On a personal note, it is hoped that Bob Rissi finally receives the long overdue critical acclaim and financial rewards he so richly deserves. He is, without a doubt, the most influential “unknown” amp designer in the history of American guitar amplifiers. Besides being a genius (he could have just as easily worked for NASA but picked Fender instead) he is one of the finest human beings it has ever been my privilege to know and I consider it an honor to be able to call him “friend”.
My personal feelings towards Bob (the closest thing to a big brother I’ve ever had), Noralee and the rest of the Rissi clan did not in any way influence this review. Bob himself will tell you I am (sometimes brutally) honest in evaluating gear and am always looking for ways to improve an amp’s onstage usefulness. He’s had plenty of suggestions from me over the years on how to improve his other great amps and something I said after playing the present incarnation of the Marvell for the very first time might have, indirectly, led to the variable gain option now available. If so, I am truly delighted to have had even the smallest influence on the evolution of the Marvell.
Features: Single channel, 12 watts (don’t let the rating fool you-it’s LOUD), all tube head or combo. Controls, left to right facing the amp: Preamp Volume, Master Volume, Treble, Mid, Bass, Presence-all the “usual suspects” but believe me, they are far from “usual”. Let’s take them one at a time:
Preamp Volume-Exceptionally smooth, full sweep with plenty of gain on hand. As far as the volume of the amp itself, it is nearly unbelievable. When Bob was preparing to begin manufacturing Marvell’s, I traded my Marvell back to him so he could use it as the standard to build the others from. Later, when Bob told me he had come up with a way to install a 2nd output section, I immediately told him I’d want one like that, since the Marvell I had traded back to him had only one noticeable (to me) shortcoming-it lacked a “big” clean sound. He told me I should try the updated single output section model, that he was sure I’d be surprised. That was an understatement for the ages. When I got down to Placentia and tried the single output section, I was amazed-the clean sound was HUGE!
Master Volume: Am not a fan of master volume controls, never have been. The Risson Clone and CTA were the only ones that I was ever even (semi) happy with. The Marvell I traded back had the best one I’d ever played, I even asked Bob if he could put one like it in my LTA, but he said it wouldn’t work in that design (one of that amp’s few weaknesses). It had a very useable range and smooth taper-the revised one is even better.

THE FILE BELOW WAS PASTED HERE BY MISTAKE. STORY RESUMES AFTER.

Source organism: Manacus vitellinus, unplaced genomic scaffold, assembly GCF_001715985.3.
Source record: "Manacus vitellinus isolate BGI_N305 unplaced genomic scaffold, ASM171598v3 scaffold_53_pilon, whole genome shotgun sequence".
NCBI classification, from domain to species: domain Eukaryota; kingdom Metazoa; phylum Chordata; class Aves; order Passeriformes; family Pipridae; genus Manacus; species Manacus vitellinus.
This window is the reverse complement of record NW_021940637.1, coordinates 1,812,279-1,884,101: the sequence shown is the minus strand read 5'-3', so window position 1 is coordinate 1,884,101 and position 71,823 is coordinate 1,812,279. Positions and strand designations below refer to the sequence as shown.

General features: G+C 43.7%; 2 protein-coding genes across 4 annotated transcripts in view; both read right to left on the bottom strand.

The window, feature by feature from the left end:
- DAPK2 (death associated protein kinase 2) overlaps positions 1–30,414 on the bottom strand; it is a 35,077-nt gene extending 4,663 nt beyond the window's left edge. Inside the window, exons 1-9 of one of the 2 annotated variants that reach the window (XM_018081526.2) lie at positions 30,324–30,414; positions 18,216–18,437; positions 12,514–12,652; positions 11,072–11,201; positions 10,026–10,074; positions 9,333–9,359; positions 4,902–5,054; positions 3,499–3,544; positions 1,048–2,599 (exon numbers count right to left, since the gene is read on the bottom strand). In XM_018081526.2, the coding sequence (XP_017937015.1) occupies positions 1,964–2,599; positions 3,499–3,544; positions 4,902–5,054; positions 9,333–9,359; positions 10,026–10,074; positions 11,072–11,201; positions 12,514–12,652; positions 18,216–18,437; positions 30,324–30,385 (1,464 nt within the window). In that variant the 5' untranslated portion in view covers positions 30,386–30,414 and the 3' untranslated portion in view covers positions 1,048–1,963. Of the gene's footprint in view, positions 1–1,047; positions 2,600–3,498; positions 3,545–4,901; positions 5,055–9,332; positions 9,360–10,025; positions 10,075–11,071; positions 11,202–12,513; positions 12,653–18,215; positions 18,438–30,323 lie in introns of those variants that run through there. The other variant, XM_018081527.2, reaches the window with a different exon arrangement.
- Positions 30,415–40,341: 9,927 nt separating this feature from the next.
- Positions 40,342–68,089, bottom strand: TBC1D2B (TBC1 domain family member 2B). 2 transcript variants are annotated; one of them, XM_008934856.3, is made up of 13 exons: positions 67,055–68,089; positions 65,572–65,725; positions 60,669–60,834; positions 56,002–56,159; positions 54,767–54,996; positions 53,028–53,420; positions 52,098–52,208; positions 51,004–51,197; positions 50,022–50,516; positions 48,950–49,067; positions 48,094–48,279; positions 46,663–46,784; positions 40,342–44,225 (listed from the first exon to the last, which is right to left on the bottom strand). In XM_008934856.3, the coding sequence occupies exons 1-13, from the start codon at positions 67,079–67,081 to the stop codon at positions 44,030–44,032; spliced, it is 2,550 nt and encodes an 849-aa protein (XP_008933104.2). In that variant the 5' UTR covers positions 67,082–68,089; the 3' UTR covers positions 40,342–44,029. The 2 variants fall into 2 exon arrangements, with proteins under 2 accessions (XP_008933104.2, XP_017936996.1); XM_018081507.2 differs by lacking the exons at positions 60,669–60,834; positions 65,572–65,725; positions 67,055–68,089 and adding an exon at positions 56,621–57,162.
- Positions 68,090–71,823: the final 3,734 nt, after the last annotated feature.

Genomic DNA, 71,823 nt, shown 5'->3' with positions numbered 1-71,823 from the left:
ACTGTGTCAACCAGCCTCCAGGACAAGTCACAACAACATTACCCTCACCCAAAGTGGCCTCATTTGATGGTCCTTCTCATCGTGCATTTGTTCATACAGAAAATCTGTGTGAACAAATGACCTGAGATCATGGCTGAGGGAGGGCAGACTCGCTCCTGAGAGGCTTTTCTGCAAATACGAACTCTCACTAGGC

To me, the tone controls had been just fine on my original Marvell, so when Bob told me that he had improved the bass, midrange and presence controls along with the Master Volume, I was a bit skeptical, maybe even a little dismayed (should have known better-lol!)-the one I’d traded back had the best mid control I’d ever used.. Bob, like all great inventors, constantly improves his designs-have never had even one of my Risson’s serviced by Bob without him improving it while it was there. I liked the Marvell the way it had been (except for the lack of a big “clean, which he had already addressed) so was a bit concerned.
Bob told me he had had an epiphany concerning the amp; that he had went in changed a few of these and a couple of those-no experimenting with values, just “knew” what was needed. He then tested the amp and knew it was as good as he could make it-a first for him. I couldn’t believe he actually uttered those words. Had never heard Bob say that about any of his previous designs. As noted above, he always found ways to make them better tonally.
By the way-the Marvell is Bob’s first completely original tube amp design, all of the others were (definite) improvements on existing designs-if you want a better ‘70’s Boogie-find a Risson CTA-the list goes on and on). All of his amps are great, but the Marvell is the best Risson amp ever-hands down.
Treble: The original was just fine and Bob left it alone, it wasn’t included in the epiphany. With my original Marvell, I would simply set the treble and bass straight up and change the voicing of the amp with the midrange control (more on that later) unless I wanted crunch, then I set the Preamp Gain, Treble, Midrange and Presence @ “7” and the Bass a@ “3-4”.